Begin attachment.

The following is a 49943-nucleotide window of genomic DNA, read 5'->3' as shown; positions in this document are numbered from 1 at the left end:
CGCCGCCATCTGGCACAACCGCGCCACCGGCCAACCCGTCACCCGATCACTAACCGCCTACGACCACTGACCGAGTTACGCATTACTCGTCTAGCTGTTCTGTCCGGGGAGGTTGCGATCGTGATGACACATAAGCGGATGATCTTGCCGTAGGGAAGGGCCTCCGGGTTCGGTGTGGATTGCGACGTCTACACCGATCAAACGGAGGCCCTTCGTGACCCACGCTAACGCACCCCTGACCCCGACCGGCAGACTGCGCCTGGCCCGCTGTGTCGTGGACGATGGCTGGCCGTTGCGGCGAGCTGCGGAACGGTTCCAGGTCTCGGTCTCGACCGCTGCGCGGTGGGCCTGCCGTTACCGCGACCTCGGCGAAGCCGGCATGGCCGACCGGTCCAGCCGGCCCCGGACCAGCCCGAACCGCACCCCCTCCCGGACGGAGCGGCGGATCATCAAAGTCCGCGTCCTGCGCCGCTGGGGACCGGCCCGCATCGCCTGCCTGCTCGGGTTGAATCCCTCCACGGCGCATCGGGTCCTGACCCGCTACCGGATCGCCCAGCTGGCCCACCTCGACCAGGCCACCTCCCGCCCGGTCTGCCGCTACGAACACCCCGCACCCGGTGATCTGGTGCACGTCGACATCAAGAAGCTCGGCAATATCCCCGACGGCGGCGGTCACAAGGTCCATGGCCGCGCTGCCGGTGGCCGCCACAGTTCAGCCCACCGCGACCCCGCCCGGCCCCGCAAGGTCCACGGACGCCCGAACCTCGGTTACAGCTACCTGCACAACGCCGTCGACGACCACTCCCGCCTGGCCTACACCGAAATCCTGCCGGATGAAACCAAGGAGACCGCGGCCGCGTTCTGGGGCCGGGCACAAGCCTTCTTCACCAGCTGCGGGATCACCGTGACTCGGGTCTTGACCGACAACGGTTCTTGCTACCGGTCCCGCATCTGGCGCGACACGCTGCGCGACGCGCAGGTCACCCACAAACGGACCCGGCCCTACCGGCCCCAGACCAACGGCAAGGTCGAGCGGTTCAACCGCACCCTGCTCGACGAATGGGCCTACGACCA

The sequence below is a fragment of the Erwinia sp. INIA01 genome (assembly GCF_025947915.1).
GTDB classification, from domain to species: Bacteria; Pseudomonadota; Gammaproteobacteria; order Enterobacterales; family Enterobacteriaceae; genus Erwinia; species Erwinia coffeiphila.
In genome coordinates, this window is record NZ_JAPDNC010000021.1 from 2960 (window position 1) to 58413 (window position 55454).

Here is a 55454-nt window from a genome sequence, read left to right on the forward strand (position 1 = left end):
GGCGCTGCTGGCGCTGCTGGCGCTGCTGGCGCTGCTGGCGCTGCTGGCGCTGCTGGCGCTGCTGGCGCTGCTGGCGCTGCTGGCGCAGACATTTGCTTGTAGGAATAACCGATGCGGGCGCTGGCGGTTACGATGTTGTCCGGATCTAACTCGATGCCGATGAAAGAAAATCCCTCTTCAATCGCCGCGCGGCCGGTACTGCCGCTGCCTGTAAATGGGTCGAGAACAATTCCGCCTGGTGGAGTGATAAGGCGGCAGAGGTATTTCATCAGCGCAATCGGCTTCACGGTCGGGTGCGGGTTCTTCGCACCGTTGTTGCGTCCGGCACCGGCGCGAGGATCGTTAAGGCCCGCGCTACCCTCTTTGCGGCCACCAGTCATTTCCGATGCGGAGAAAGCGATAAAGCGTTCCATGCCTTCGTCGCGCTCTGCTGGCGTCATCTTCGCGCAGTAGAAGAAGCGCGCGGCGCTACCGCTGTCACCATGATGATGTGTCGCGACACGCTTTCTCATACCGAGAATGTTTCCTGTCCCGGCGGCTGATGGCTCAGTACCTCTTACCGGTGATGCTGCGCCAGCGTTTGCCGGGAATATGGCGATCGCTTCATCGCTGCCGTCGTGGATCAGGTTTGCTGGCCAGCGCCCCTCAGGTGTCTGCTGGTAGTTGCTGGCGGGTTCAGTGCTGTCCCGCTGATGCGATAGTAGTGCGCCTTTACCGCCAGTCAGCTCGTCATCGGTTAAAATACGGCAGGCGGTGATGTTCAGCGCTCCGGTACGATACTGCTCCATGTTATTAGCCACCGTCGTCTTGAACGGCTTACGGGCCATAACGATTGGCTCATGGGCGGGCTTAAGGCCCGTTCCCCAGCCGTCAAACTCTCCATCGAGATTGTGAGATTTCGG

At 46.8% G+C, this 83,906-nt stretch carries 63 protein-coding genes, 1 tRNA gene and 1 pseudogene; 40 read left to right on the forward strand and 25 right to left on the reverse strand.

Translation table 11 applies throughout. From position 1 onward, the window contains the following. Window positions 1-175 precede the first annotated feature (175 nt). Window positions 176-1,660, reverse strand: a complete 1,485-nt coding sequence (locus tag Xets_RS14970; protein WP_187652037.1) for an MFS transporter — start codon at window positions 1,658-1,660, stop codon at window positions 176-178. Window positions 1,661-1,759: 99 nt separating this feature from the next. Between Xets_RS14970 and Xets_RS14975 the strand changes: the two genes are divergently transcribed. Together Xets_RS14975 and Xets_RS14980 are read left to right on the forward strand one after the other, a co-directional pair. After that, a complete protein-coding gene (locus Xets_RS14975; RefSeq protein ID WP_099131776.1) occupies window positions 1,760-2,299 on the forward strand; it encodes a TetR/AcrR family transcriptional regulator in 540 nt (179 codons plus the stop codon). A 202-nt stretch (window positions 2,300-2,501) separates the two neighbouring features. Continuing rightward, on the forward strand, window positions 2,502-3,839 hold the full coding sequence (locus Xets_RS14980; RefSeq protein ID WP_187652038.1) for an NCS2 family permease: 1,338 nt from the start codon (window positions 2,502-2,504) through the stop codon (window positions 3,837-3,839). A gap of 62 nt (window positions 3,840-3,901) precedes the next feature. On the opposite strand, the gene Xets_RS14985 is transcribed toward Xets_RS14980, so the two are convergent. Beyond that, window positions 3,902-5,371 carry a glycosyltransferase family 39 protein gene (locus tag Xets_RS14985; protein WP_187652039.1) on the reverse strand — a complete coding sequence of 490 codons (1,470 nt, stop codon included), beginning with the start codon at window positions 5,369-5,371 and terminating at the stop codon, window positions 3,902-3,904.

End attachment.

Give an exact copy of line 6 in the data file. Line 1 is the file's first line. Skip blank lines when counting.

Here is a 55454-nt window from a genome sequence, read left to right on the forward strand (position 1 = left end):